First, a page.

In your poem “Fetch” that appeared in Birmingham Poetry Review, you write: “Stay, I say, and Sit – / exhibits of my neuroses…”
Does this hint at what you think drives our fear of what’s wild? Or, more specific to this conversation, what drives our need to control both wildness on the page and in our animals?
Many of our neuroses & anxieties, I think, stem directly from this fundamental dissonance. We like to think of ourselves as higher order beings—fully rational, fully civilized, fully in control. But, we’re not. We’re animals too, just as subject to the whims of the world as a puffin, a tulip, a dung beetle.
We’re happy to acknowledge this in abstract discourse, but we’ve done everything possible to hide this fact from ourselves. We use forks & knives & spoons (god forbid we eat a salad with our hands). We’ve invented commodes & bidets (for sanitary and sanity reasons, I’d argue).
For the past year or so, I’ve started to work toward a regular practice of Mindfulness. Which is, of course, exactly what our dogs practice every day. They live in the present. They control what they can. They don’t worry about the rest. What great teachers they could be, if only we were more willing pupils.
Your poems are so drenched in rhyme, slant rhyme, assonance, and consonance. I could pick a number of examples, but let’s go with “Surrender the Animal” because those last few lines won’t come down from my mind:
Me: too rational,
too busy thinking what these people thought
of me, wearing a suit to a funeral
in Nebraska. Maybe regret’s futile.
Still though, I wish I’d screamed my animal
grief like the animal I think I am.
What is the ideal role for sound to play in a poem?
The role sound must play in a poem is exactly that: serious play, playful sincerity. (If you see Gus with his tennis ball, you’ll see—he gets it.)
"We must grieve the living if we’re to appreciate them, if we’re to accept their eventual going."
A follow-up about that poem: you draw on how animals grieve to illuminate human grief. How else have animals informed the way you explore human complexities on the page? Has Gus helped in this regard?
I’m not sure this answers the question, but, being a poet, how could I pass up the opportunity to share some thoughts on mortality.
By comparison, death makes the previously mentioned problems-of-being-human quite minor. (To quote Larkin: “The mind blanks at the glare.”) Think of the pomp & circumstance we ascribe to death—the ornamentation of funeral rites, 21-gun salutes, the Minwax-sheen of the casket itself. We ritualize & aestheticize death out of terror and uncertainty. We make sure the urn is well-wrought.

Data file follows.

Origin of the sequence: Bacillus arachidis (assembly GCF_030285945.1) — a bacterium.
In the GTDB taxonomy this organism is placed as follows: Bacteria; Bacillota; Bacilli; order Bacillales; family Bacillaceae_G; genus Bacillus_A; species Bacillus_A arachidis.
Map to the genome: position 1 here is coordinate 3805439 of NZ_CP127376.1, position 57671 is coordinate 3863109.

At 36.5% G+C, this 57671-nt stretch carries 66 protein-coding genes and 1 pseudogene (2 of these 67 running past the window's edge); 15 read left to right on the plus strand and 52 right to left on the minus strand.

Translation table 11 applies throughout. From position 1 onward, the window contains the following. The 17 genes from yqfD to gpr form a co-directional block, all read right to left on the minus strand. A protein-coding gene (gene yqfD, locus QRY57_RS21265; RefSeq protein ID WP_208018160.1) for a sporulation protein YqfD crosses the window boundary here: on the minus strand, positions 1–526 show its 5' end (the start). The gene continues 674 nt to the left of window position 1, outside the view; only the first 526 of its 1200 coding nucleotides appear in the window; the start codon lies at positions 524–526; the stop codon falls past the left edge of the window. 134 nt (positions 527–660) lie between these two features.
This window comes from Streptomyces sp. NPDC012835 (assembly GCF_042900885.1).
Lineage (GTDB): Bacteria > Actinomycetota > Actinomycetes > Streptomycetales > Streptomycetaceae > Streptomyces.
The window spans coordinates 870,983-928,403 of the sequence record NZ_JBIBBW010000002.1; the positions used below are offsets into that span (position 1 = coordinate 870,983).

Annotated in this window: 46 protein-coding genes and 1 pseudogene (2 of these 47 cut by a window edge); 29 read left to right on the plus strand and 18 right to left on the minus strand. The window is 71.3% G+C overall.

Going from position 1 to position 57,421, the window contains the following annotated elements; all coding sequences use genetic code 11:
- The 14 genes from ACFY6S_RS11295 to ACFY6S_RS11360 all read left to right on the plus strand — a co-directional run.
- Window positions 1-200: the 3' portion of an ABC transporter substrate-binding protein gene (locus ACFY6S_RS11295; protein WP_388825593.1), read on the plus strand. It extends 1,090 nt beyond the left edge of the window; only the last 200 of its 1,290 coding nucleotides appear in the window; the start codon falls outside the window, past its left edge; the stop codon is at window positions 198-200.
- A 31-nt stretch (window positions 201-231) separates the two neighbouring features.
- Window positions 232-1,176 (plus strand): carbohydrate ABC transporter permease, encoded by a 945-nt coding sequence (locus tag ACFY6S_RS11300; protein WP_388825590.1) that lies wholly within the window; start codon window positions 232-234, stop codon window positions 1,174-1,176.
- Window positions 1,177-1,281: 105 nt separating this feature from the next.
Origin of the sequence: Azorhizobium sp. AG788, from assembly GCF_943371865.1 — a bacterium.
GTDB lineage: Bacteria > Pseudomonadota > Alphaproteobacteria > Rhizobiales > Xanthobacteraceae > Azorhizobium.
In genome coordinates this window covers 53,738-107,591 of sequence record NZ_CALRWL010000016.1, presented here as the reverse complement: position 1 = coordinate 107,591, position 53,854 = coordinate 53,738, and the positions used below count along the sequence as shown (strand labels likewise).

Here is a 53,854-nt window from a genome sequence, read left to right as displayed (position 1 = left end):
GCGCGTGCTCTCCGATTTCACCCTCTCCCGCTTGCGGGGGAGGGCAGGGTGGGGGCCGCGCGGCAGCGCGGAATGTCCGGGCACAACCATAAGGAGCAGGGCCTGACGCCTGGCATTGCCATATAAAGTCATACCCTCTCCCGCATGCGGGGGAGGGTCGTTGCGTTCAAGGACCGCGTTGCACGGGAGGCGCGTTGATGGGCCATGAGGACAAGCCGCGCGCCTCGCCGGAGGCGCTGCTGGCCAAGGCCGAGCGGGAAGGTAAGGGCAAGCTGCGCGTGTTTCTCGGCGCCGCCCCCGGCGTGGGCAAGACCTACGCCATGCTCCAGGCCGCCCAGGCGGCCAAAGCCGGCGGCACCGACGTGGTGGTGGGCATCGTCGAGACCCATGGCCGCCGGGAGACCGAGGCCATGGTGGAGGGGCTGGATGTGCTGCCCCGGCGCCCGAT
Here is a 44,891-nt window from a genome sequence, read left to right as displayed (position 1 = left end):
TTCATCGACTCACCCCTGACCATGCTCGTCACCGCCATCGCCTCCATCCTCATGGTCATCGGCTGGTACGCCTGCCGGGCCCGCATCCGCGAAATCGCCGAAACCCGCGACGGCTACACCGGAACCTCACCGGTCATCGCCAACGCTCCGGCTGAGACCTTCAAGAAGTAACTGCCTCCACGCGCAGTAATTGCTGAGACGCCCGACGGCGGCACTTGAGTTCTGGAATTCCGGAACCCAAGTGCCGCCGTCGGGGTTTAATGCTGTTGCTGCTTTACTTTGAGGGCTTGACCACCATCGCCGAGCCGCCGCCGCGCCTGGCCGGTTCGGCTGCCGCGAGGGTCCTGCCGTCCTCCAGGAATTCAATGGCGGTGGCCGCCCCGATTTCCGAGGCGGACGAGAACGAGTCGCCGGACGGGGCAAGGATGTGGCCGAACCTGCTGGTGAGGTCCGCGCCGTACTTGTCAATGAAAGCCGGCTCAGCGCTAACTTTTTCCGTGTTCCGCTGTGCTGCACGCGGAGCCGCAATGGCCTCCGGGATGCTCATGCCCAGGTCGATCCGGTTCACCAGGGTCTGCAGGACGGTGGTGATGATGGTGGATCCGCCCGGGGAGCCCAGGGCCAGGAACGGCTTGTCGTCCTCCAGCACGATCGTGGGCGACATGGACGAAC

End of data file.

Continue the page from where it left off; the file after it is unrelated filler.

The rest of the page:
But this only takes us farther from the grief-work we must do, the excavation. On a farm, death is flat, plain, and part of life. You don’t get used to it, but you accept it. (This time, Harold Bloom, on Keats: the poet’s “gift is one of tragic acceptance.”)
Since Gus has joined our pack, we’ve already begun the process of grieving for him. He’s only two. He’s healthy. He’s impossibly energetic. But we must grieve the living if we’re to appreciate them, if we’re to accept their eventual going.
There’s that age-old adage, perhaps best summarized (for my generation, at least) by Counting Crows: “Don't it always seem to go / That you don't know what you've got ‘til its gone.”
Only in accepting the impending gone can we know what we’ve got.
Your poem “Dog,” which appeared in diode, opens with the epigraph “Let them have dominion” from Genesis 1:26 and uses an uncle’s treatment of a dog as a microcosm of that dominion. Can you talk more about the premise of this poem and what you hope readers take away from it?
The passage from Genesis reads, in full, “And God said, Let us make man in our image, after our likeness: and let them have dominion over the fish of the sea, and over the fowl of the air, and over the cattle, and over all the earth, and over every creeping thing that creepeth upon the earth.”
But why shouldn’t dogs have dominion too? Or any other animal, for that matter? If you ask me, there’s something creepy about this transitive god-complex.
But, again, we’re back to the idea of control and domestication. To me, the poem is about averting my own glance, about taking pleasure in suffering, when I was a child. My uncle, who was once a professor of biology (and who, therefore, unequivocally knew the scientifically-verifiable ‘interrelatedness of all things’), kept dogs chained down by the ponds on my grandparents’ farm. Why he did this, I don’t know.
But this is a phenomenon almost entirely distinct to humans (if we disregard, for the time being, cats and orcas)—the malevolent thrill we find in exerting power over other creatures.
We all know the one about the ants and the boy and the magnifying glass.
Or, to take the Aristotelian route, it’s a poem about the competing desires of egoism and the supererogatory, avarice vs. charity. Or, simply put, self-importance winning out over fundamental goodness. We must care for the world & all its beautiful, beautiful things.
"...there’s something creepy about this transitive god-complex."
A metaphor or simile for Gus?
Flannery O’Connor’s peacocks.